Hyman and White, 1987).
Hyman was rummaging through the literature when he stumbled across the question of how the cell division axis gets set up. Everyone assumed that the centrosomes determined the positions of the spindle poles, but nobody knew how. His test system was the fertilized worm egg, and the AB and P1 cells that result from its first cleavage. These cells behave differently from each other. Divisions in the AB lineage are symmetric, and each occurs at a 90-degree angle relative to its predecessor. Consistent with this change in direction, Hyman (now at the Max Planck Institute of Molecular Cell Biology in Dresden, Germany) found that in AB cells the newly duplicated centrosomes migrated to opposite sides of the nucleus before mitosis. This effectively spun the axis of the cell around.
In the P1 lineage, by contrast, divisions are asymmetric but the cells always part along the same axis. The same migration of duplicated centrosomes occurred in P1 cells, but then the nucleus rotated 90 degrees, dragging the centrosomes with it. Nobody had observed this rotation before, but Hyman wasn't surprised. “At that stage, you are too young and naive to be surprised,” he says. Immunofluorescence revealed nets of microtubules stretching from the centrosomes to the cell cortex, suggesting that these fibers helped position the structures and turn the nucleus.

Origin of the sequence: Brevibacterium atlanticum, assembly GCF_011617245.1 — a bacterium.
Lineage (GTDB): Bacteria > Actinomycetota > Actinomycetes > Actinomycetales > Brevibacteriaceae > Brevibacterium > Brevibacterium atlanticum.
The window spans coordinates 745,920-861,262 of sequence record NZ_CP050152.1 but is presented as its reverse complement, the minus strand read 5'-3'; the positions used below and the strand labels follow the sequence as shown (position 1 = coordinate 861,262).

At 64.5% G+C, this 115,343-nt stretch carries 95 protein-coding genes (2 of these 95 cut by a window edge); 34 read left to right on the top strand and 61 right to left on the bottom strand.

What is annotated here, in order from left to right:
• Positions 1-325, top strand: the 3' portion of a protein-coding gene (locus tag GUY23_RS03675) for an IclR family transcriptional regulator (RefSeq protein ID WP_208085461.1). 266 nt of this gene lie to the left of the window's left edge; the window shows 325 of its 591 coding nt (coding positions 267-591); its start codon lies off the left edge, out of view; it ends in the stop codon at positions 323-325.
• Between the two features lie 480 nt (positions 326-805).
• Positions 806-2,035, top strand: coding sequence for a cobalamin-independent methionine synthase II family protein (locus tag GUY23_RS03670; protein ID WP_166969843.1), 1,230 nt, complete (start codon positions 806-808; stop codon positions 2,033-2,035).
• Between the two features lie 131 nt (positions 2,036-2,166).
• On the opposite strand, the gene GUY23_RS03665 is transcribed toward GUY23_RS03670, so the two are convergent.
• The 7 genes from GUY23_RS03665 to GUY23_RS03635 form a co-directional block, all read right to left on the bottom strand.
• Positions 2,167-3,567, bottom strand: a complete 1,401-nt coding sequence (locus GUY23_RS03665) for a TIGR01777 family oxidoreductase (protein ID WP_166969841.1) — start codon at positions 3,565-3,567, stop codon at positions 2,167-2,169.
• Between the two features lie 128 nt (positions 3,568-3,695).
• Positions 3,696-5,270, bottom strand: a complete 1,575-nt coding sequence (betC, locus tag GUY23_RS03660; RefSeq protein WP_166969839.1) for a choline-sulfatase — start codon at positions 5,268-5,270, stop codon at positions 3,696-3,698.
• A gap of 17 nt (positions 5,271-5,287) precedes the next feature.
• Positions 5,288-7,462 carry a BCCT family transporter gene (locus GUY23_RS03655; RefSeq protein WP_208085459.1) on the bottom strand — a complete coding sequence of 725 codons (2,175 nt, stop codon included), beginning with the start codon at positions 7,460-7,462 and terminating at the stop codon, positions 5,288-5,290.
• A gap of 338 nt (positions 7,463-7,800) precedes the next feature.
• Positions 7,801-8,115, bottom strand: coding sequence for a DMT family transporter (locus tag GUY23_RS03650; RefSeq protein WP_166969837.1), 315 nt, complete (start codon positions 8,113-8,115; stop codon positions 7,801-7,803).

Hyman tackled this issue in a follow-up study, using a laser to slice the microtubules between either of the centrosomes and the cell's anterior cortex (Hyman, 1989). In normal cells, the centrosomes are equally likely to turn toward the cell's anterior. But in lasered cells, the unzapped centrosome always rotated in that direction. Hyman concluded that one spot on the anterior cortex was hooking the centrosome's microtubules and reeling in the centrosome, thereby turning the nucleus.
Other workers, however, postulate a different mechanism based on recent discoveries about the protein LET-99, which girdles the egg (Tsou et al., 2002, 2003). According to this hypothesis, microtubules from around the cortex are tugging on the nucleus, but LET-99 weakens the pulling force from some parts of the cell, and the resulting imbalance causes the nucleus to turn. What exerts the force on the nucleus and centrosomes remains uncertain. The proposed pulling site on the cortex holds an abundance of dynein (Waddle et al., 1994), which suggests that this molecular motor might provide the power.
Tony Hyman investigates how centrosome movements are choreographed, and how they determine the division axis.
Recent work suggests that centrosome movements are linked to another intracellular migration: the spindle's shift toward the posterior end of the cell during anaphase, which sets up an unequal division. Heterotrimeric G proteins help get the spindle moving toward the cell's rear end in C. elegans, Drosophila (Schafer et al., 2001), and vertebrates (Du and Macara, 2004), and one G protein component also controls centrosome rotation (Gotta and Ahringer, 2001).